Purpose 

– An arrest warrant is generally required for an arrest. A person is being arrested only if he/she has committed a serious crime and the purpose of an arrest is to bring the person before the court of law and to secure the administration of the law. It prevents them from committing a criminal offense any further. A person can be detained under possible suspicion or pending charges against the person.

Duration of Arrested and Detained

 – When a person is arrested, he/she remains in the police custody until bail is granted or his/her case is presented before the court of law. The time is not fixed and depends on many factors, including the severity of the charges against him/her. On the other hand, if a person is detained, he or she is put under custody for a shorter period of time.

Arrested vs. Detained: Comparison Chart

Summary

That being said, the primary difference between being arrested and being detained lies in the fact that whether the prime accused or suspect is actually guilty of the charge or not. So, when the person is being detained, he/she remains in legal custody pending charges or further investigation. And when a person is being arrested, he/she is taken into immediate custody following charges against him/her and needs to be presented before the court of law within 24 hours. When you’re being arrested, it is a legal proof that you have committed a crime.

How to tell whether you’ve been arrested or detained?

If you’re put into legal custody or control on the ground of a criminal charge or suspicion, it means you’re being arrested. If you’ve been suspected of a crime and you are put into custody under suspicion pending charges, this means you’re being detained.

What are my rights if I am arrested or detained?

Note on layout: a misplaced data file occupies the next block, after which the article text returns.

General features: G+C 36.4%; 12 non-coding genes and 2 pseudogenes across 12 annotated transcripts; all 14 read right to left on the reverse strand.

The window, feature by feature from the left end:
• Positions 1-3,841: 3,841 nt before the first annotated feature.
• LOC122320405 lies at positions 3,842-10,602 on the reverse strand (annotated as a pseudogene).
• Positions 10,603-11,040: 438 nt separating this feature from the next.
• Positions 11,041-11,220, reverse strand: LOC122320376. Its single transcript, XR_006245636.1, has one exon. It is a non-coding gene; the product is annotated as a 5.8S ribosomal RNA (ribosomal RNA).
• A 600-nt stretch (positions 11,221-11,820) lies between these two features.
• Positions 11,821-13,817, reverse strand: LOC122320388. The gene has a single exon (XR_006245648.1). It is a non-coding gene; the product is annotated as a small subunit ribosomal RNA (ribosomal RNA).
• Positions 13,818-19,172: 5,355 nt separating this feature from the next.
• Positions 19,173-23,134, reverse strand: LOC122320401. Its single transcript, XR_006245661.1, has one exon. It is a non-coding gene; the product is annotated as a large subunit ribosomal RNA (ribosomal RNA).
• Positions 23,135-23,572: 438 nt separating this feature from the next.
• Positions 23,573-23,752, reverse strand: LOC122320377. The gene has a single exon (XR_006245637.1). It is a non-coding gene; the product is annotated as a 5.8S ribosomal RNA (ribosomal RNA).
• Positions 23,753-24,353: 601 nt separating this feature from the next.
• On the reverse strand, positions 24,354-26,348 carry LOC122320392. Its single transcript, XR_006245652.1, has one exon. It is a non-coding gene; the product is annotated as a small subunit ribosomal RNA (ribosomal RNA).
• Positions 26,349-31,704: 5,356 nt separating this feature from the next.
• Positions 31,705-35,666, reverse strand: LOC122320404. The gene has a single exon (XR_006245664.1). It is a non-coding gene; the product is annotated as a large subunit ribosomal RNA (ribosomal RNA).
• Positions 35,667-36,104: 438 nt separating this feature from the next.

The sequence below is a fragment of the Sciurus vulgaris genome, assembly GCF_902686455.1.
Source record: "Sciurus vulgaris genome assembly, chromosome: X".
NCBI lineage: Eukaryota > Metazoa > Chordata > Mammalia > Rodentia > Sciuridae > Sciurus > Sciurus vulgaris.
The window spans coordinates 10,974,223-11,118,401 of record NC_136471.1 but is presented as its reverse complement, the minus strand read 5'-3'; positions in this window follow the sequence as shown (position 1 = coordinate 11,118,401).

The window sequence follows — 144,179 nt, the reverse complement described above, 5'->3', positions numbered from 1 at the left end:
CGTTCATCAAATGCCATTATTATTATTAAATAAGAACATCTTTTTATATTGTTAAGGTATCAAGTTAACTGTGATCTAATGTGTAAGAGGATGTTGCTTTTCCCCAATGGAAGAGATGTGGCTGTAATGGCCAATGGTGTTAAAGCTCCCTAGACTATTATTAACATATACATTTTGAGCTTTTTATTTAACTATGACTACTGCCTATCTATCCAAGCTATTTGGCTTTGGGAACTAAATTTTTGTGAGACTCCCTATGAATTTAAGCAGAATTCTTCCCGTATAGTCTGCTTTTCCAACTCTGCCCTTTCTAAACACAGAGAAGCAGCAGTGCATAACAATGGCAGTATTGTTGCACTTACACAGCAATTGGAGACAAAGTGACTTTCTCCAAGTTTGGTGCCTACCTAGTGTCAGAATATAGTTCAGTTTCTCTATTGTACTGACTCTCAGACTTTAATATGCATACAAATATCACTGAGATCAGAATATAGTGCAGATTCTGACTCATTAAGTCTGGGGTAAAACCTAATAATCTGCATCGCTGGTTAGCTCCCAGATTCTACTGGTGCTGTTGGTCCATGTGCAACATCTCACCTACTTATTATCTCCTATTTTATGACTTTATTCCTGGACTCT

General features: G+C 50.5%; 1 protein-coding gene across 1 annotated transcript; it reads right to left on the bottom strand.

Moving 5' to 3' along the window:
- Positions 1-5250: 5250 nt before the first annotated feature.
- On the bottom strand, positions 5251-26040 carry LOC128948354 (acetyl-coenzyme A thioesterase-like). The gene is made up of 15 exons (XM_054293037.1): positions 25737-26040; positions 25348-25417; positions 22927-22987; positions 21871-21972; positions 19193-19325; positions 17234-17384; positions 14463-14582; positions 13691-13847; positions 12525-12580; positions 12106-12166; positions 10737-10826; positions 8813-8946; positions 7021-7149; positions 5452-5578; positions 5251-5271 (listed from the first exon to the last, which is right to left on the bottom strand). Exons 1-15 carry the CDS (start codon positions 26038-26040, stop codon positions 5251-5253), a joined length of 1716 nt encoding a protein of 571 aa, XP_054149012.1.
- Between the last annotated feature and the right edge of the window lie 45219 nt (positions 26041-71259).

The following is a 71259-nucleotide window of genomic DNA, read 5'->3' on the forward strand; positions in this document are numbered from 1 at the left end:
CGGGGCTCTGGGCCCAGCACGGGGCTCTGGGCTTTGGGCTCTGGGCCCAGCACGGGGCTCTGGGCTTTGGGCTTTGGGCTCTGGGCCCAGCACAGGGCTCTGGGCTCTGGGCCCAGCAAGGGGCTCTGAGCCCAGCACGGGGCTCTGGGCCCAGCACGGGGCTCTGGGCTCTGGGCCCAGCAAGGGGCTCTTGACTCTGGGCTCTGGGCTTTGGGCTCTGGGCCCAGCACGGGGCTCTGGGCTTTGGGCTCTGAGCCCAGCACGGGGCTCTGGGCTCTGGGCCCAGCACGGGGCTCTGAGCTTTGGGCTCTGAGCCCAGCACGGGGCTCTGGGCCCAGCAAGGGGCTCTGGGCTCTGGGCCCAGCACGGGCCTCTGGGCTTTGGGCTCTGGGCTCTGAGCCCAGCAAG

A person who is detained or arrested has the right to have the assistance of a legal counsel and he or she shall be informed of his/her legal rights.

How long can you be detained in Canada and USA without charges?

You can only be detained without any charges in Canada and USA for up to 24 hours without a warrant. After that, they have to charge you or release you.

How long can you be lawfully detained?

The maximum amount of time you can be detained lawfully is up to 72 hours. A person can only be held under protective custody without any charges for no more than 48 hours.

Do police have to tell you why you are being detained in USA or Canada?

No law enforcement official can detain you without any reason, just because you look guilty or suspicious. They have to have a reason for your detention. The police must be able to justify the detention before making an arrest.

How long can police detain you in USA or Canada?

If the police have reasonable and probable grounds to detain you and you’re put into protective custody, they will only be able to keep you for 24 hours. It can be extended if it’s a weekend or a holiday. After 24 hours, they will either have to charge you for a criminal offense or release you.


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References :


[0]Uma Devi, B. Arrest, Detention, and Criminal Justice System: A Study in the Context of the Constitution of India. New Delhi, India: Oxford University Press, 2012. Print

[1]Rock, F. Communicating Rights: The Language of Arrest and Detention. Berlin, Germany: Springer, 2007. Print